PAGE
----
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-   -   Box fill options for 3-way switches (http://www.diychatroom.com/f18/box-fill-options-3-way-switches-166139/)

Ocelaris 12-10-2012 03:09 PM

Box fill options for 3-way switches
 
So I'm ordering a whole bunch of junction boxes for the house and running into an issue with how many wires I can fit in a junction box. So I'm doing retro boxes (maybe that's my first problem), and using 12 gauge for most of the circuits, and the wall depth only allows 3.5" which I found at home depot a 14 cu inch box which fits, the 21 cu inch box doesn't (requires 3.75")

With the 14 cu inch box that basically lets me have a 12-2 coming in, a 12-2 going out, but not another 12-3 for my 3-way switches. I calculated each 12 gauge conductor as 2.25 and assuming 1 switch in a 1 gang box, another 2 cu inch. Basically it looks like I need at least a 16 cu inch box to do a 3 way switch? I had planned on running a seperate 12-3 for the 3 way lights, but not sure if there is another way I can finagle the wiring?

Also are these retro boxes with the tabs junk? Nothing worse than plugging in an outlet to have the box move on you. But the alternative of tearing out enough space to physically attach a new junction box to the stud is not appealing.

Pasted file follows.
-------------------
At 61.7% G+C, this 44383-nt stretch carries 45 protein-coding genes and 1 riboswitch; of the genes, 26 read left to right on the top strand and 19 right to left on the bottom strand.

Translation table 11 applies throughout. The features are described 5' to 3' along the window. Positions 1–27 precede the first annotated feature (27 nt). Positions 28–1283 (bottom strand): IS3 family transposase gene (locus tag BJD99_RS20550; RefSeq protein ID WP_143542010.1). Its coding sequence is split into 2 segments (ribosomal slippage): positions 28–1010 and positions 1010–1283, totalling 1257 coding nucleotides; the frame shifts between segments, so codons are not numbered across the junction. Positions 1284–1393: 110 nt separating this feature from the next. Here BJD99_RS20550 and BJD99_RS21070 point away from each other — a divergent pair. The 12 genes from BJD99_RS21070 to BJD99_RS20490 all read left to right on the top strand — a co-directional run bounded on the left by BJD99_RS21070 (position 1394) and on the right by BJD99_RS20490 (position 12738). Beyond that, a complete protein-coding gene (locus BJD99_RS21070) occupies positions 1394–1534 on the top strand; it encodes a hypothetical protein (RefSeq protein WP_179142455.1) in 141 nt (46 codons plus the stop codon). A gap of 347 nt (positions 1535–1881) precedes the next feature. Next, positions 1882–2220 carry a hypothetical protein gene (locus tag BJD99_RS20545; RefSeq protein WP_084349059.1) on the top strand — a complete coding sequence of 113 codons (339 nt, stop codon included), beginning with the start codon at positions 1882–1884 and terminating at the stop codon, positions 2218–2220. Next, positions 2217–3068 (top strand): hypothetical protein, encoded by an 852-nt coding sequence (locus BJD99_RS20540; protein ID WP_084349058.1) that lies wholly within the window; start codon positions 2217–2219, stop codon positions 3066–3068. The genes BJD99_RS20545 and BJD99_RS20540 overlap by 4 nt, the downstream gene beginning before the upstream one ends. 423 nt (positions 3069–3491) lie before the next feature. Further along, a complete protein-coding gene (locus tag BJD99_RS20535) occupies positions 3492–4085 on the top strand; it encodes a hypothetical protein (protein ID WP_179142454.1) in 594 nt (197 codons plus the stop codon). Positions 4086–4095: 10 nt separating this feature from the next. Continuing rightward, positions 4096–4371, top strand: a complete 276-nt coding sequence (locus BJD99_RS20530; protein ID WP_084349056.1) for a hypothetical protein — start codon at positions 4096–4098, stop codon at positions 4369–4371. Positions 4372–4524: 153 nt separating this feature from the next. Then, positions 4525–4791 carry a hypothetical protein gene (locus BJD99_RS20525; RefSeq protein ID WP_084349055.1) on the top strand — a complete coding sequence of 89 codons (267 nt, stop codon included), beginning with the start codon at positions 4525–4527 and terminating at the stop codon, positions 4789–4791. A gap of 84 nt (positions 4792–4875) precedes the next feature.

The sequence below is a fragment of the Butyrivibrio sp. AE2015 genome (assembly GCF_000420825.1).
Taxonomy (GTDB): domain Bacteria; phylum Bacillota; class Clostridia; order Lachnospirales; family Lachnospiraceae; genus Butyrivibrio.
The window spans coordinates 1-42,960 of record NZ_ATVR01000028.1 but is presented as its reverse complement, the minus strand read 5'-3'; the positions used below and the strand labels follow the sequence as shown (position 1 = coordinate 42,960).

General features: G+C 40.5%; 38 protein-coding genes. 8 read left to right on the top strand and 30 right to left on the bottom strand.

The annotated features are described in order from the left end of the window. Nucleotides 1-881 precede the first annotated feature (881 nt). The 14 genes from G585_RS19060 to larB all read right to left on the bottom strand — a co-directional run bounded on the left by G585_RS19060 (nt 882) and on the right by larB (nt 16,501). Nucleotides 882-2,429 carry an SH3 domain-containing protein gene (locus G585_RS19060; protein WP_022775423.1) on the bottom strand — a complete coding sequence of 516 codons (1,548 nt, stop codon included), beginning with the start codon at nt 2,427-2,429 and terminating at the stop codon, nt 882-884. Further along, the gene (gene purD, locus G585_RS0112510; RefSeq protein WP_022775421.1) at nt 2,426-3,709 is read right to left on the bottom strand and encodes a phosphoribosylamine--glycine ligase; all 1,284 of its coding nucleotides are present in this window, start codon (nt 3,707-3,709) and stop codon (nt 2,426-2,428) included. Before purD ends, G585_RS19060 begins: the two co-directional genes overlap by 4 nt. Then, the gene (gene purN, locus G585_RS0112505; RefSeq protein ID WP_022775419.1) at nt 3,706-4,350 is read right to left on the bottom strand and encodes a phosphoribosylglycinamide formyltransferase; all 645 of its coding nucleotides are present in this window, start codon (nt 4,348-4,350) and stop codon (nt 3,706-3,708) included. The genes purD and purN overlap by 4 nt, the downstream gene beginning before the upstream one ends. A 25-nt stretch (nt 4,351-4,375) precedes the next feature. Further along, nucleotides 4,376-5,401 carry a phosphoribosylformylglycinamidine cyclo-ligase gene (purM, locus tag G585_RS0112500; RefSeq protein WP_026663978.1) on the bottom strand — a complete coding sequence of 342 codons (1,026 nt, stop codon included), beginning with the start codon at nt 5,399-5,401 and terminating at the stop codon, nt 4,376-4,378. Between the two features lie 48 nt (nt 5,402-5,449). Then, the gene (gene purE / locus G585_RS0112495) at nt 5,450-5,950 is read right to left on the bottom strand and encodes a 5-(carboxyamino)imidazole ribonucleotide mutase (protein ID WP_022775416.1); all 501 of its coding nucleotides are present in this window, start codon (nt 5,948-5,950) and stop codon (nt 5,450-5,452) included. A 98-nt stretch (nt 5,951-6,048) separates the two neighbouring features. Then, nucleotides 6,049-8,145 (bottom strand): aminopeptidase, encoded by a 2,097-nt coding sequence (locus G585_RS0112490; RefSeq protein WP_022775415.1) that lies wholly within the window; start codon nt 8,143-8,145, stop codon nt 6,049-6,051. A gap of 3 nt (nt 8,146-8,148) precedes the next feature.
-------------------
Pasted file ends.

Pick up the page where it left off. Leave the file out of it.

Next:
*edit* Even if I switched to 14 gauge, I'm still over the limit in a 14 cu inch box.

I used this for the calculations:
http://ecmweb.com/code-basics/box-fill-calculations

http://www.homedepot.com/catalog/pro...004937_300.jpg

jbfan 12-10-2012 03:40 PM

Use a 2 gang box and you will be fine.
Since you can use a deeper box, this may be the only way to go.
You can then use a blank and a switch 2 gang plate.
The switch or receptacle counts as 2 for the size wire you are using.
So a 3 way switch with #12 will count as 2 wires.

busman 12-11-2012 08:45 AM

I think you left out the 1/2 inch of drywall in your 3.5" measurement, unless you've found dimensional lumber that is 3" wide.

Mark

Ocelaris 12-11-2012 10:48 AM

Your're exactly right Mark, I didn't count the drywall, it's 3.5" from the back of the wall to the drywall, but 4.25" to the front of the drywall, so I was making a big deal out of nothing! In New York/New Jersey a lot of houses from the 50s-60s have this drywall/plaster combo stuff so it's almost 3/4" thick, real pain but not as bad as plaster/lathe. I bought a bunch an 18 and 21 cu inch retro box and will test fit those in my low voltage cutouts just for fitment, but I think I'm fine. I'm still worried about the holding power of those tabs, but it would be a ton more work to put new work boxes in each of the 50 new receptacle locations! Thanks!


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